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John Nichols: These legislative candidates are organizing to address police violence

John Nichols: These legislative candidates are organizing to address police violence

Kenosha shooting strains relationship between Blacks, police (copy)

FILE - In this Aug. 25, 2020 file photo, a protester holds up a phone as he stands in front of authorities in Kenosha, Wis. (AP Photo/Morry Gash, File)

Wisconsinites have, for months, been crying out for legislative action to address police shootings, but the Legislature’s response has been a shameful inaction.

The outcry intensified Aug. 23, after a 29-year-old Black man, Jacob Blake, was shot seven times in the back by a Kenosha police officer. It grew even louder after a white vigilante, who had been allowed by police to roam Kenosha’s streets, shot and killed two protesters on Aug. 25. Yet, on Monday, Senate Majority Leader Scott Fitzgerald, R-Juneau, and Assembly Speaker Robin Vos, R-Rochester, again blocked action on policing reforms in a special session demanded by Democratic Gov. Tony Evers.

The November election can change some of the dynamics in this dysfunctional Legislature. But Wisconsinites still need a plan for action. That’s why a group of legislative candidates are looking to break the gridlock with a strategy for working with mass movements to amplify demands for fundamental change.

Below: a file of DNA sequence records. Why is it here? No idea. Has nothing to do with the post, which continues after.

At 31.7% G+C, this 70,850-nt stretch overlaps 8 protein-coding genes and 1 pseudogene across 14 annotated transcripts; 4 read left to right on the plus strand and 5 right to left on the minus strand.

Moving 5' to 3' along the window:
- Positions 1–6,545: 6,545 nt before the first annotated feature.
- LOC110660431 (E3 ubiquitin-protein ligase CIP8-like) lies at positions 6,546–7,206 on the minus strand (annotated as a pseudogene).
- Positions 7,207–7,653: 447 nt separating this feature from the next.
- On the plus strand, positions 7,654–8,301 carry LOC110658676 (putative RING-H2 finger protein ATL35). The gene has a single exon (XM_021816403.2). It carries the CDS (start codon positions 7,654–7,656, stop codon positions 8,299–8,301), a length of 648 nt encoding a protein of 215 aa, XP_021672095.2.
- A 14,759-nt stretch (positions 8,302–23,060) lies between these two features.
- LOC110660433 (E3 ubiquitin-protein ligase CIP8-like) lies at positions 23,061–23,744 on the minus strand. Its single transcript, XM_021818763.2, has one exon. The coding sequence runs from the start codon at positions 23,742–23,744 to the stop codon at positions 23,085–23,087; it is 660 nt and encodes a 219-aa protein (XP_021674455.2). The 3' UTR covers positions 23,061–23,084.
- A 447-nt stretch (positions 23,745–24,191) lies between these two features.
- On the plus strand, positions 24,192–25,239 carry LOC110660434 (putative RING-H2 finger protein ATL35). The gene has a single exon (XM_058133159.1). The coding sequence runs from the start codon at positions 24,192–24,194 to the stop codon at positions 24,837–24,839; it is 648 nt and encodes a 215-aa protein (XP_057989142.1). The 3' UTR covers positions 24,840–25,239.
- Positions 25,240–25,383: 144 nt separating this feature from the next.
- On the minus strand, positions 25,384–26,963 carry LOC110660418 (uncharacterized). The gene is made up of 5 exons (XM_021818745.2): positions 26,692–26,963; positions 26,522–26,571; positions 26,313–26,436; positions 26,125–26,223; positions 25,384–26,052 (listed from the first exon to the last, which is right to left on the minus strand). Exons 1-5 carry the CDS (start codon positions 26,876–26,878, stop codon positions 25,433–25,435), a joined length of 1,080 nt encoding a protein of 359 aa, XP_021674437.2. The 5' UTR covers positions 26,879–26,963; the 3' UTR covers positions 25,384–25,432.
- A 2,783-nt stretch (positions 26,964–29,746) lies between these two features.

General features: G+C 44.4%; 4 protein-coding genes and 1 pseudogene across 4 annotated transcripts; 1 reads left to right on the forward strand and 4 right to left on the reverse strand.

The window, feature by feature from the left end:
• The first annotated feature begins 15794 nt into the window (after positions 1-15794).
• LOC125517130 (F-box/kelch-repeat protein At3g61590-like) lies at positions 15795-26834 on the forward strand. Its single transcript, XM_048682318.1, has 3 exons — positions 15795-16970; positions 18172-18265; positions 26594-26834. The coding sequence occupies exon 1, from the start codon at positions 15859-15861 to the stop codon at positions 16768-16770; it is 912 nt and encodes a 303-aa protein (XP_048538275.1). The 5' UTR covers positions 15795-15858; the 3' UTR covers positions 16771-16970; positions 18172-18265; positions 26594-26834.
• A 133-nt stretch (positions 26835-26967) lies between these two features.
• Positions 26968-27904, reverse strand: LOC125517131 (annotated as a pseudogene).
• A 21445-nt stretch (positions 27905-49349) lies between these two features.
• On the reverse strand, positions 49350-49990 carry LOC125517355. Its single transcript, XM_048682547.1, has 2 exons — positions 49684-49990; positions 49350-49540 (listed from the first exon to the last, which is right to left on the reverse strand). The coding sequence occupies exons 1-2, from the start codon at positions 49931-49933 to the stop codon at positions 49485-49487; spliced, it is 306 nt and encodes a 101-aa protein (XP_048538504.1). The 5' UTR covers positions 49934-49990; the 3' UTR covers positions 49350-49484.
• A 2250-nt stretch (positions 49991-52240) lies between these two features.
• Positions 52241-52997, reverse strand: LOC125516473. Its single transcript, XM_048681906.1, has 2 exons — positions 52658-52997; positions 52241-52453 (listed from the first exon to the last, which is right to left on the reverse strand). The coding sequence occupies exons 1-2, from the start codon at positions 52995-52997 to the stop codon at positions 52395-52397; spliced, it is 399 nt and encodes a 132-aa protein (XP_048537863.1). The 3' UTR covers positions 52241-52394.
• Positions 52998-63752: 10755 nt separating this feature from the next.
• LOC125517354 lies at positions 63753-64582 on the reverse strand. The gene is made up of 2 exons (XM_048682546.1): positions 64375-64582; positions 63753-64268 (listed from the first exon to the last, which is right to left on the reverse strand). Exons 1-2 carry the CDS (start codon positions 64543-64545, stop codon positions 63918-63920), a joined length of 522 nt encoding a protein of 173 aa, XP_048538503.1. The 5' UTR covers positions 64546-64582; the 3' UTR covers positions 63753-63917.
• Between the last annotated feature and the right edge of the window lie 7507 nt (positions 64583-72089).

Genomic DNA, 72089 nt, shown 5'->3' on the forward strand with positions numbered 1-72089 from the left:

“What we’re saying is: Look, this isn’t working anymore,” says Francesca Hong, who last month won the Democratic primary for the open Assembly seat representing Madison’s 76th District. Hong wants to “give people hope that democracy still works.” But for that to be more than false hope, she explains, there has to be a plan for making real change that is inspired by Wisconsinites who know that systemic racial must be addressed.

To that end, Hong is working with candidates across the state to organize around a statement that declares, “As candidates for the Wisconsin State Legislature, we are calling on a multi-level, coordinated response to immediately address the plague of systemic and institutional violence perpetrated against BIPOC and other marginalized communities, and will hold accountable, through a coalition of common interests, those persons, entities, and institutional bodies that fail to move forward actionable solutions to aid the situation at this moment.”